Coo Calling

Have you ever tried to play a piano with a kitten in the house? Or type? Either way, clanging or clacking on the keys is a sure way to lure the feline. You can’t get through a stanza or a paragraph before the cat is stepping between your fingers, composing its own gift to the world.

That’s what it’s like making phone calls with a baby in the house.

Part of my job is reporting, which means I need to ask people for information to report. I’m not a rush-down-to-the-police-capt’n-for-the-scoop kind of reporter, because I don’t work in newspapers, air jordan 12 femmes and I don’t work in the 1920s. I’m primarily a magazine and public relations writer, which means I collect most of my information from polite, neatly scheduled phone conversations that involve a lot of “please make that sound better when you write the article” requests.

So I spend some time on the phone. And, lately, that’s when Maggie starts hootin’ and howlin’.

During family time, my wife and I have been habitually responding to Maggie’s cooing (along with her newly added skills of squealing and whooping). Doing so is reputedly a way to encourage a baby to learn the concept of conversation. So perhaps when she hears me speaking on the phone, she thinks it’s talk time. She can’t see anyone else in the room, so Daddy must be speaking to her, right?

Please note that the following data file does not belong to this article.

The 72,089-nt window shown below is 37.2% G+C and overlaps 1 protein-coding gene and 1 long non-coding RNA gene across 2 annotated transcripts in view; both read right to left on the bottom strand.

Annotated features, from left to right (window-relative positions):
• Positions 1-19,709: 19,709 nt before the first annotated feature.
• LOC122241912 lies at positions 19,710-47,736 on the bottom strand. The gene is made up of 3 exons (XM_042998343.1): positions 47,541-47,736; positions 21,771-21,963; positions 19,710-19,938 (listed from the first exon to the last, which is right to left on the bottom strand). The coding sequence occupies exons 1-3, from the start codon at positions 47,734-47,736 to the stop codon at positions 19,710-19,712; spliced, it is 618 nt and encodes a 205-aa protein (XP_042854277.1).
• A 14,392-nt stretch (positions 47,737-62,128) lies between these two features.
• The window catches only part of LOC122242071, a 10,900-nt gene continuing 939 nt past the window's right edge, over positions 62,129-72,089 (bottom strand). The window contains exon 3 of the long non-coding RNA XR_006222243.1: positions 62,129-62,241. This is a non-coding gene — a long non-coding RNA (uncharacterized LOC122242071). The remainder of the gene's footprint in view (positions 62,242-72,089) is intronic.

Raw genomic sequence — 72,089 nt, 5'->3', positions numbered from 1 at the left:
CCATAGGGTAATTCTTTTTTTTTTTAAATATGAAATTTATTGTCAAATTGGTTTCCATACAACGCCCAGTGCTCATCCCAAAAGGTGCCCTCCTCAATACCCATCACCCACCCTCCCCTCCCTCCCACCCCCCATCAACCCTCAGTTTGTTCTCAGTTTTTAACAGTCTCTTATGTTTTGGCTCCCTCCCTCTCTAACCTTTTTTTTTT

Alas, the last five phone interviews I’ve done — five! — have at some point included tangent phrases such as, “How old is your baby?”, “Sounds like someone needs Dada” and “Uh oh, is it diaper time?”

In every instance, I felt as if the interruption shredded any semblance of professionalism. I suppose my fear is that one day I’ll be talking to some super-serious, self-important source who doesn’t have the time to be patient with a writer who’s being background-vocaled by a baby, and he or she will blow me off, leaving me stranded on a story with an impending deadline.

Like most fears, though, the reality is likely far different. And so far, it has been.

Each time Maggie joined my phone interviews, it resulted in some off-the-topic chitchat about babies and kids and the joys of parenthood and such. Anyone with experience interviewing knows how roshe run hyp important rapport is, and Maggie’s background banter has donated oodles of it to my calls.

So I suppose instead of shushing her (which, yeah, works great on a five-month-old), I should be thanking her.

Still, there’s a challenge found in this arena. In an upcoming write-up, I’ll discuss some strategies for making phone calls with a baby in the room. In the meantime, any suggestions are welcome.